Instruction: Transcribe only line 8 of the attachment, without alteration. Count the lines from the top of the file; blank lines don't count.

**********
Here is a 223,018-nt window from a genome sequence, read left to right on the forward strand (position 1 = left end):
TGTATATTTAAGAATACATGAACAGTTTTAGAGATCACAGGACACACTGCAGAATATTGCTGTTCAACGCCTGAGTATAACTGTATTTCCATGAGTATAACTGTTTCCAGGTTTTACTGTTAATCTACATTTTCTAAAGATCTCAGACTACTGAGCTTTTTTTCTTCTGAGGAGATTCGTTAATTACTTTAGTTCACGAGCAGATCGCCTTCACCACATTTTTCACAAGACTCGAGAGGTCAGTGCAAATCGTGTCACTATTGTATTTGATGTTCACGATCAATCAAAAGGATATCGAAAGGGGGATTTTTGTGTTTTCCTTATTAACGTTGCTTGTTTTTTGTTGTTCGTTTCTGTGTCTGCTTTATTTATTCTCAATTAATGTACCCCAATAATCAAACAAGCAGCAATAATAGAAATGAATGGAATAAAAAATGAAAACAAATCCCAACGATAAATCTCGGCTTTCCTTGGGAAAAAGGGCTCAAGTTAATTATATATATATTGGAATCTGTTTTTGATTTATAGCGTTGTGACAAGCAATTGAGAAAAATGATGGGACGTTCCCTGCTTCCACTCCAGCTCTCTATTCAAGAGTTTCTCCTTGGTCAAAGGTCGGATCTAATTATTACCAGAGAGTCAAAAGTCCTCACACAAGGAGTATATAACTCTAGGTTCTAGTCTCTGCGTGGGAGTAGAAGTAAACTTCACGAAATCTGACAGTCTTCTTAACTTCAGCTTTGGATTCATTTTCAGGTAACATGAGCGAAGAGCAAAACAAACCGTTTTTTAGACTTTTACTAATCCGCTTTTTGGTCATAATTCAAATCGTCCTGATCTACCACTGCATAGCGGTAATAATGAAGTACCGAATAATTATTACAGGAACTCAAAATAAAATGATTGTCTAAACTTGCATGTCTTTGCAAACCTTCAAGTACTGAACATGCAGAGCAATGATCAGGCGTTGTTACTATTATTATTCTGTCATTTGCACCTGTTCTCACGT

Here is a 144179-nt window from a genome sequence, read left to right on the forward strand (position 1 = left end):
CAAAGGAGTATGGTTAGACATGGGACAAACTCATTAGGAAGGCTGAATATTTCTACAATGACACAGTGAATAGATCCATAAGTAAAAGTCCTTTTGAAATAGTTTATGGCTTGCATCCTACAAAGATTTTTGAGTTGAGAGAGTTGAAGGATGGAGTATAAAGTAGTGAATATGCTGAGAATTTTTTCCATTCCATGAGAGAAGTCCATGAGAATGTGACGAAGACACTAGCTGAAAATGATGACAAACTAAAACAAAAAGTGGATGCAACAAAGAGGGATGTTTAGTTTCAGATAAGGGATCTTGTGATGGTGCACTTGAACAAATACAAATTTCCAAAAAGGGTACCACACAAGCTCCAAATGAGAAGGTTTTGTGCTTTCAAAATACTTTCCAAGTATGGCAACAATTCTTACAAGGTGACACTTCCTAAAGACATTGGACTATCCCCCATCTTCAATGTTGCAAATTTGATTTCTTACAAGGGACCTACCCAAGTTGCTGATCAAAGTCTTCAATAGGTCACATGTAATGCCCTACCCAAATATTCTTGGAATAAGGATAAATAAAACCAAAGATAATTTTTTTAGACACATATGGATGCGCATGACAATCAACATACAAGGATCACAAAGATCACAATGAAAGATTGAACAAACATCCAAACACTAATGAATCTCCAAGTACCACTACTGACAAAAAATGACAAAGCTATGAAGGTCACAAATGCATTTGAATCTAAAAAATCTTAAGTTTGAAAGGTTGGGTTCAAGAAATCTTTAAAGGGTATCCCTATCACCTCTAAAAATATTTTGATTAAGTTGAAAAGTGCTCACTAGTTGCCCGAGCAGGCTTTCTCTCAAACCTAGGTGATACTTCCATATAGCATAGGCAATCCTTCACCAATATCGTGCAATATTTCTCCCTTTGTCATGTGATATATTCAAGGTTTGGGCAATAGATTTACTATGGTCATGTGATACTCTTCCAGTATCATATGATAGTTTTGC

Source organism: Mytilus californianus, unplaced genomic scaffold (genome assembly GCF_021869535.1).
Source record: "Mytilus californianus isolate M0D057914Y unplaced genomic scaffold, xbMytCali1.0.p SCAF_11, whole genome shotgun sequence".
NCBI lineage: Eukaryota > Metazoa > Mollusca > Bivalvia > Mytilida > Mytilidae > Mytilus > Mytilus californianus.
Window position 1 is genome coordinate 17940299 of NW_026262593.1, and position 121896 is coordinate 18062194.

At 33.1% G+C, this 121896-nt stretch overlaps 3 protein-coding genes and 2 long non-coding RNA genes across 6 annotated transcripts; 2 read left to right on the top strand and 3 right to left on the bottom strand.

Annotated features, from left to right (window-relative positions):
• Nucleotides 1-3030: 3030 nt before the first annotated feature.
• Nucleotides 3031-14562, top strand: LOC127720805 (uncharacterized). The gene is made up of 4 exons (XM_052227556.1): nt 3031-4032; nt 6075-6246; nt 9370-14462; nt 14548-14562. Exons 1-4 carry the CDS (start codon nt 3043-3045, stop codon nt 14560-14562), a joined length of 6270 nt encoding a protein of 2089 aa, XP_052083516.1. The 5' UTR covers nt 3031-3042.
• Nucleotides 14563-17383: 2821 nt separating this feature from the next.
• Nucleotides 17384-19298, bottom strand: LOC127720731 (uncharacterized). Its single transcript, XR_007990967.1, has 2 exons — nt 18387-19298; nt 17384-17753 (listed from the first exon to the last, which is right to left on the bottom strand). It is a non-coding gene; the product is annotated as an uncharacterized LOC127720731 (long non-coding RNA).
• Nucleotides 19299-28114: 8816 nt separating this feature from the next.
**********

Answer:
Window position 1 is genome coordinate 17940299 of NW_026262593.1, and position 121896 is coordinate 18062194.